But for this to happen, congregations must move out of the four walls of their sanctuaries. Transforming means turning apathy into activism - practicing "foot theology", by placing their feet where their theologies lie. There are those who will hear this, and it will resonate with their spirit, but will have a nagging question... and that is, how will they overcome the overwhelming fear that grips them? What the seven cities have found out this week, is that the way to overcome fear is to not accept that what you see is what will always be. South Africans intimately know the truth of this statement. You have already proven that what IS does not always have to be. Jesus, when he sat upon the mountainside to speak to the thousands, gazed upon an angry and dejected people in the throes of despair because of their oppression. But he saw not a lost cause in speaking to them, but the potential of what they will become. "You are the light of the world," he said, "A city on a hill cannot be hid." These seven city representatives (although others saw the violence around them as impossible to overcome) committed themselves to NOT accepting and to NOT believing that what they saw will always be, and left the power of their work up to Almighty God.

We cannot remove these things that threaten to destroy us, but God has called us to be Cities on a Hill, to shine against the darkness with the presence of courageous faith. Evil will always be there, but it does not have to dominate our existence. Apathy will always be there, but we cannot let it rule over us. Self centeredness will always be there, but it does not have to be the center of society. Fear will always be there, but we can use it to be a tool to deepen our faith. Greed will always be there, but we cannot let it seduce and divide our culture. We cannot remove those things that threaten community, but we can stand against it, resist it, and realize that when we struggle, we already win.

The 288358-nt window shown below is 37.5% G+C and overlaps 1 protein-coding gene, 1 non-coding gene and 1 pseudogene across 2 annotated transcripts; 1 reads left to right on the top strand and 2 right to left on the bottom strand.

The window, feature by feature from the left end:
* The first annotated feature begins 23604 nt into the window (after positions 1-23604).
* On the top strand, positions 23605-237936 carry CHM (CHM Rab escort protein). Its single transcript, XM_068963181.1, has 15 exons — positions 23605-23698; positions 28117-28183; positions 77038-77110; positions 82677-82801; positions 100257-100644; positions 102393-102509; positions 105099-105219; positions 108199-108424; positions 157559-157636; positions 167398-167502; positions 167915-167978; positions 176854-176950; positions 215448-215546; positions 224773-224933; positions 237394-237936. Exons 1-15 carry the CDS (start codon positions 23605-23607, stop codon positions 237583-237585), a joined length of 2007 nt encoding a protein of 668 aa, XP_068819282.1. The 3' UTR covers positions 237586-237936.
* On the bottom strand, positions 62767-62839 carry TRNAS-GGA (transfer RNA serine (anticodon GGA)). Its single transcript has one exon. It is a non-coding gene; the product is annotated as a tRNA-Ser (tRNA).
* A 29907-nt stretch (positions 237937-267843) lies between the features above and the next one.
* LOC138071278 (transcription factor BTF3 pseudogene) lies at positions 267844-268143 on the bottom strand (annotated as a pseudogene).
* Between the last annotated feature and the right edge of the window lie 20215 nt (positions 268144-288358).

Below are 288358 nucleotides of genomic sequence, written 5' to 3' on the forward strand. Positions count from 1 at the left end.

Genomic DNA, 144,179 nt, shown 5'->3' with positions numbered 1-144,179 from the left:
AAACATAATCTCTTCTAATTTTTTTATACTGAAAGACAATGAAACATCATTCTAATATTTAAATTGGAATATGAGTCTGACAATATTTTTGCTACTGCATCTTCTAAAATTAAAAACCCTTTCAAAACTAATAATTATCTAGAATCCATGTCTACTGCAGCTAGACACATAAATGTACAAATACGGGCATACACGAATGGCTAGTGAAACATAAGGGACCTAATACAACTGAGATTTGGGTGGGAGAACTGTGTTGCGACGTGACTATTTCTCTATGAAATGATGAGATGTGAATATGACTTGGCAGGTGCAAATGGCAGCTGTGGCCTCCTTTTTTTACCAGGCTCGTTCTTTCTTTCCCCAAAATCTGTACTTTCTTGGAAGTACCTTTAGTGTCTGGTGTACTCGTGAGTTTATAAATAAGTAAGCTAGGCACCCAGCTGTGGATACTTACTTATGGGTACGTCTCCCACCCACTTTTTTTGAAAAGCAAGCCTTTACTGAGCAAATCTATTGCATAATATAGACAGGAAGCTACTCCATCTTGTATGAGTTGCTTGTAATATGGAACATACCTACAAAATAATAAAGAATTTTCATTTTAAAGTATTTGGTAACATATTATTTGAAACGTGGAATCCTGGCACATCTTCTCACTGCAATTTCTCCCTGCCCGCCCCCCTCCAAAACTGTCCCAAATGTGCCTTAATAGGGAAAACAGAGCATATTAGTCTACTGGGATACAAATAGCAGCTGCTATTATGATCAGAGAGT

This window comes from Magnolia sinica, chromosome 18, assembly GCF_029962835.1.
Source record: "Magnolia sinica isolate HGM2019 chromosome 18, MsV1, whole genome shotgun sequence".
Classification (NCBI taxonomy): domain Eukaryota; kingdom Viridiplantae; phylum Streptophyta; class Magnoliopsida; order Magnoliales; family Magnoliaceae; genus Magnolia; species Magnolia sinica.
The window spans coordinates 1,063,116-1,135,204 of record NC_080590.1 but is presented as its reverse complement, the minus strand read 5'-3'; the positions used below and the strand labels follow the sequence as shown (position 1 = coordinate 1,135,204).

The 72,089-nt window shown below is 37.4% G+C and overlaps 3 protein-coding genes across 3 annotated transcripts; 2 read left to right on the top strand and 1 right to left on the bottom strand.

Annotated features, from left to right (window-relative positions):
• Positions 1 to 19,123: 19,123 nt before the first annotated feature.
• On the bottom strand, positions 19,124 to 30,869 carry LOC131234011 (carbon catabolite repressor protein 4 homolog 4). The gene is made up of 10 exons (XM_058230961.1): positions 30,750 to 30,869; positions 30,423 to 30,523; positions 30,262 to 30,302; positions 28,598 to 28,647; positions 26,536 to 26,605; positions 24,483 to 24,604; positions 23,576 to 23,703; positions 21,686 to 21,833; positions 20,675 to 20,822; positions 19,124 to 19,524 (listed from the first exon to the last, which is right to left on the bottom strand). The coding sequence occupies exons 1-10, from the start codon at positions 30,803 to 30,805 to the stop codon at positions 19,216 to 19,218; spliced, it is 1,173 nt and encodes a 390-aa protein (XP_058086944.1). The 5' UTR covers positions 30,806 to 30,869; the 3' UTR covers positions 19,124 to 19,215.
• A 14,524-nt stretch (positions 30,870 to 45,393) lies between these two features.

And so we encourage you today, as you struggle, that God is not dead, faith is yet alive, the weak can become strong, the tired can be refreshed, and a way can be made out of no way. It does not happen overnight, but day by day in every home, in every neighborhood, in every workplace, and in every human heart.

Impossible you say? Unrealistic you say? Well I heard someone say that it was impossible to feed 5000 people with five loaves and two fish. I heard it was impossible for a man crippled for 37 years, who laid at the pool of Bethesda, to walk again. I heard it was impossible to cast out demons, I heard it was impossible for Lazarus to be raised from the dead. Alone, it is impossible, but with God, all things are possible.

Our effectiveness cannot be forced by might, or influenced by earthly power, but it can only be culled through the Spirit of God in the believers heart, willing to do God's will.

God's people can do it.
God's people must do it.
God's people shall do it.
God's people will do it.
God's people....

This written text was the basis of the speech delivered by Rev. Brown at the launch ceremony.